Fetal GCM protects from every toxin, reducing the cell death and increasing the cell survival. Fetal GCM reduces the caspases fragmentation of the protein PARP, the expression of chaperone Hsp70 and the accumulation of ROS and polyubiquitinated proteins. In addition, in Q111 striatal cells treated with H2O2 (2 µM) for 24 hours, the intracellular GSH levels are higher in the presence of GCM. Notably, the 13-day and 2-month postnatal GCM, totally protects from H2O2 induced cell death in mutant striatal cells. GCM neuroprotective effects are more potent than those of the already identified neurotrophic factors.
We conclude that GCM protects Q111 cells from neuronal neurotoxins and the effects of GCM are more potent than those of any known neurotrophic factor. GCM may contain new and more potent, as yet unidentified, neurotrophic molecules, potentially useful in patients with Huntington’s disease.
Apathy, characterized by generally reduced interest in and likelihood to perform goal-directed actions, is a recognized symptom of Huntington’s disease (HD), a devastating neurological disorder caused by a CAG repeat expansion of the Htt gene located on chromosome 4. The present experiments used a modified progressive ratio task that incorporated a fixed-ratio schedule of reinforcement component to assess consummatory behavior, and a progressive-ratio schedule component that required increasing numbers of lever-presses for successive reinforcers (0.01 ml of evaporated milk). The studies revealed an apathetic phenotype in two mouse models of HD, with decreased response rates either overall or only at higher ratio requirements in the progressive-ratio component relative to wild-type controls. Based on the procedure used (within-session fixed- and progressive-ratio components), it is proposed that an observed phenotype can be ascribed either specifically to reduced motivation to work for food reinforcement or more generally to deficits in consummatory behavior. This procedure provides a simple means to assess this type of phenotype in rodents, with issues in consummatory vs. incentive motivation reflected in general alterations in fixed- versus progressive alterations on an escalating-ratio schedules respectively, providing translational measures of the amotivation/apathy construct of the human realm to the homologous construct of incentive motivation in preclinical models of human disease.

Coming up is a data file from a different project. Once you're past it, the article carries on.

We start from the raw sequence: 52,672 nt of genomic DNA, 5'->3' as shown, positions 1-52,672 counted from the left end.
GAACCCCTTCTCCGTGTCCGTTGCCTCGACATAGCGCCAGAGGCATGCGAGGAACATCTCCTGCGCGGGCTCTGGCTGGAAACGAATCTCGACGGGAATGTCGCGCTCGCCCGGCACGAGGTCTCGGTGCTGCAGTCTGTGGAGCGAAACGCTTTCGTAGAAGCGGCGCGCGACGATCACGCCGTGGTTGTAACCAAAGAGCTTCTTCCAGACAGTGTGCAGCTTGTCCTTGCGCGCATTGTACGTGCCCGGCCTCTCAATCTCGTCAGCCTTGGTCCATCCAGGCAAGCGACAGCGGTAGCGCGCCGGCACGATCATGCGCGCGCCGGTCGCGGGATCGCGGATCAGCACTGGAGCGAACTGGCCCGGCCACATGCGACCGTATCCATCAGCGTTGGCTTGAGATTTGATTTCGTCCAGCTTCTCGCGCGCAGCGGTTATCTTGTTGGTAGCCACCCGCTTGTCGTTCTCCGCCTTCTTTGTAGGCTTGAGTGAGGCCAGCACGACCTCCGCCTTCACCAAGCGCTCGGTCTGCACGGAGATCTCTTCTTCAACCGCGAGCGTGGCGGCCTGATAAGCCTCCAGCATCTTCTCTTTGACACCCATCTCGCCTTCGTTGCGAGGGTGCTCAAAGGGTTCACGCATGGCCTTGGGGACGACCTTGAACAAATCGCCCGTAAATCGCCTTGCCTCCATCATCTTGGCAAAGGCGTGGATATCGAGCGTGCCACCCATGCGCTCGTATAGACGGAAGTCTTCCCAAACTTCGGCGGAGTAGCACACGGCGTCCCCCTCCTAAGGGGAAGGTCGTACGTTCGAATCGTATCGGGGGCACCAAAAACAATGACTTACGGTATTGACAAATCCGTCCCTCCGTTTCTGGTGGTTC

To evaluate the potential of memantine as a therapeutic agent for Huntington’s disease (HD) we have undertaken a series of in vitro, ex vivo and whole animal studies to characterize its pharmacokinetics (PK) and pharmacodynamics (PD) in rats and mice. Results from these studies will enable determination of memantine exposures needed to engage the related functional PD marker and help predict the dose regimen for clinical trials to test its proposed mechanism of action; the selective blockade of extrasynaptic, but not synaptic, NMDA receptors. The studies reported here describe the PK of memantine in rats and mice at low (1 mg/kg) and high (10 mg/kg) doses. Our studies indicate that the clearance mechanisms of memantine in rats and mice are different from those in human, and that clearance needs to be taken into account when extrapolating to the human. In rats only, there is a significant metabolic contribution to memantine clearance at lower dose levels. While memantine is primarily cleared renally in all three species, the proportion of total systemic clearance above the glomerular filtration rate (GFR) is much higher in rats and mice (~13, 4.5, and 1.4 times higher than GFR in rats, mice, and humans, respectively), suggesting that the contribution of active transport to memantine elimination in rats and mice is more significant than in the human. In rats and mice, memantine had a short half-life (100). In the human, the half-life of memantine was reported to be very long (60-80 h) with a Cmax/Cmin ratio at steady state concentrations of ~1.5. A small change in the clearance of memantine – for example due to renal impairment or competition for the elimination pathway with a co-administered drug – will likely affect exposure and, therefore, the selectivity of memantine on NMDA receptors . The PK differences observed between these species demonstrate that the PK in mice and rats cannot be directly extrapolated to the human. Further, the relationship between the plasma concentration (and therefore dose) needed to elicit a mechanism-related in vivo functional effect (PD readout) while maintaining the selectivity of the extrasynaptic blockade of the NMDA receptors needs to be established before clinical trials can be appropriately planned.